Anemia is a common finding in lymphoma. There are few data available regarding the erythropoietin (EPO) levels in conjunction with ferritin in lymphoma patients. We prospectively evaluated 55 patients diagnosed with malignant lymphoma during the period between November 2006 and March 2008 at the King Abdullah University Teaching Hospital, Jordan. Our data showed that 74.4% of lymphoma patients were anemic. Furthermore, serum EPO and ferritin levels were higher in lymphoma patients compared with the healthy controls (P=0.001). The observed versus predicted EPO ratio showed also significantly higher levels in anemic lymphoma patients compared to healthy controls (p=0.03). There was an improvement in the Hb level in lymphoma patients who were treated with at least 3-cycles of chemotherapy as compared with newly-diagnosed patients. An adequate increase of EPO levels was observed in anemic lymphoma patients and notably associated with higher ferritin levels and improvement of Hb (p<0.001).
Our findings suggest that ferritin estimation in lymphoma patients may predict the level of erythropoiesis and possibly the degree of anemia. Further studies to confirm these findings are warranted.
PMCID: PMC3113282  PMID: 21713081
17.  Extramedullary Plasmacytoma of the Tonsil with Nodal Involvement 
We present a rare case of extramedullary plasmacytoma of the palatine tonsil with cervical lymph node involvement treated by surgical resection. A 58-year-old Caucasian male presented with a solitary 3 cm × 3 cm jugulodigastric lymph node and was found to have an ipsilateral tonsillar swelling. The involved tonsil and lymph node were surgically resected after two inconclusive fine-needle aspirates, and plasmacytoma was confirmed histologically and by immunocytochemistry. Adjuvant radiotherapy was not indicated as adequate resection was achieved at surgery. We also highlight the challenges of diagnosis when fine-needle aspiration is inconclusive and the need for careful planning before surgery.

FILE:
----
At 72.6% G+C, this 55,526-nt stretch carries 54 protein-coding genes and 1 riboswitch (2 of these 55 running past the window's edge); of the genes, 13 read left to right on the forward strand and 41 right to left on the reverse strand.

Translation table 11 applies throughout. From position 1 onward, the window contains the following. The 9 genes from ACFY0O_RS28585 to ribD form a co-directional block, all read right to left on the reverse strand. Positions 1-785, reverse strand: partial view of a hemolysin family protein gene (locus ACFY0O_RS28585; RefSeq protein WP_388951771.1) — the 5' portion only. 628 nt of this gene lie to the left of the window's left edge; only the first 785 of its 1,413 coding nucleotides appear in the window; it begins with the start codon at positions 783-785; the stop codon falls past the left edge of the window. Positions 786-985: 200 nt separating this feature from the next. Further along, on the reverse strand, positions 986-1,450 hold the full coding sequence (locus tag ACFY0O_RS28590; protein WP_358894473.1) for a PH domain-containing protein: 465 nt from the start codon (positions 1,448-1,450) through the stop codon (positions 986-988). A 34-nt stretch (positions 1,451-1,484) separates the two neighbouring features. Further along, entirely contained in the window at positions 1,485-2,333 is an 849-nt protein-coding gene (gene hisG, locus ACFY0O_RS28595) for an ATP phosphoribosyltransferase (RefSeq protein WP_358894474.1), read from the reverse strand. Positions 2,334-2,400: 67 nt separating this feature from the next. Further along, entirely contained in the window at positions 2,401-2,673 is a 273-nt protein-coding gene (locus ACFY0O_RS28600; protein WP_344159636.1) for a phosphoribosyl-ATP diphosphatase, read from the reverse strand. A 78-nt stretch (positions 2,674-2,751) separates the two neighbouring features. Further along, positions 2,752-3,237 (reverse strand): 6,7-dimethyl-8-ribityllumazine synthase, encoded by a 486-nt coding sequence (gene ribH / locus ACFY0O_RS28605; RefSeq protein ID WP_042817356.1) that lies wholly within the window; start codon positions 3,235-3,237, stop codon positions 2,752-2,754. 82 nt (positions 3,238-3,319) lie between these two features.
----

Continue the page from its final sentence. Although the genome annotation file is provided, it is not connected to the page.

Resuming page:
PMCID: PMC2913787  PMID: 20706681
18.  Effect of Immunoglobulin Therapy on the Rate of Infections in Multiple Myeloma Patients Undergoing Autologous Stem Cell Transplantation or Treated with Immunomodulatory Agents. 
Multiple myeloma (MM) is associated with a significant risk of infection due to immune dysfunction. Infections are a major cause of morbidity and mortality in MM patients. There are few data available regarding the prevalence of infection in MM patients, especially in conjunction with newer generations of immunomodulatory drugs (thalidomide, bortezomib, lenalidomide) or post autologous stem cell transplantation (ASCT). Intravenous immunoglobulin (IVIG) has been used successfully to reduce infection rates in the stable phase of MM, with limited data in other stages.
We retrospectively analyzed 47 patients with MM from March 2006 to June 2009 at our institution. All patients received thalidomide and steroid therapy for at least 6 months. Nine patients received bortezomib and 11 lenalidomide subsequent to thalidomide, because of disease progression, and 22 patients underwent ASCT. The median age was 64 years (range 37–86), with a female–to-male ratio of 18:29. The median residual-serum IgG-level at time of infection was 3.2 g/L, IgA 0.3 g/L and IgM 0.2 g/L. Most patients suffered from recurrent moderate to severe bacterial infections, including the ASCT group. Fifteen patients suffered from different degrees of viral infections.
All patients except 3 received IVIG therapy with a significant decline of the rate of infection thereafter (p<001). Our analysis shows that patients with MM treated with the new immunomodulatory drugs in conjunction with steroids are at significant increased risk of infection. Employing IVIG therapy appears to be an effective strategy to prevent infection in this cohort of patients. Further studies to confirm these findings are warranted.
PMCID: PMC3033112  PMID: 21415947

Results 1-19 (19)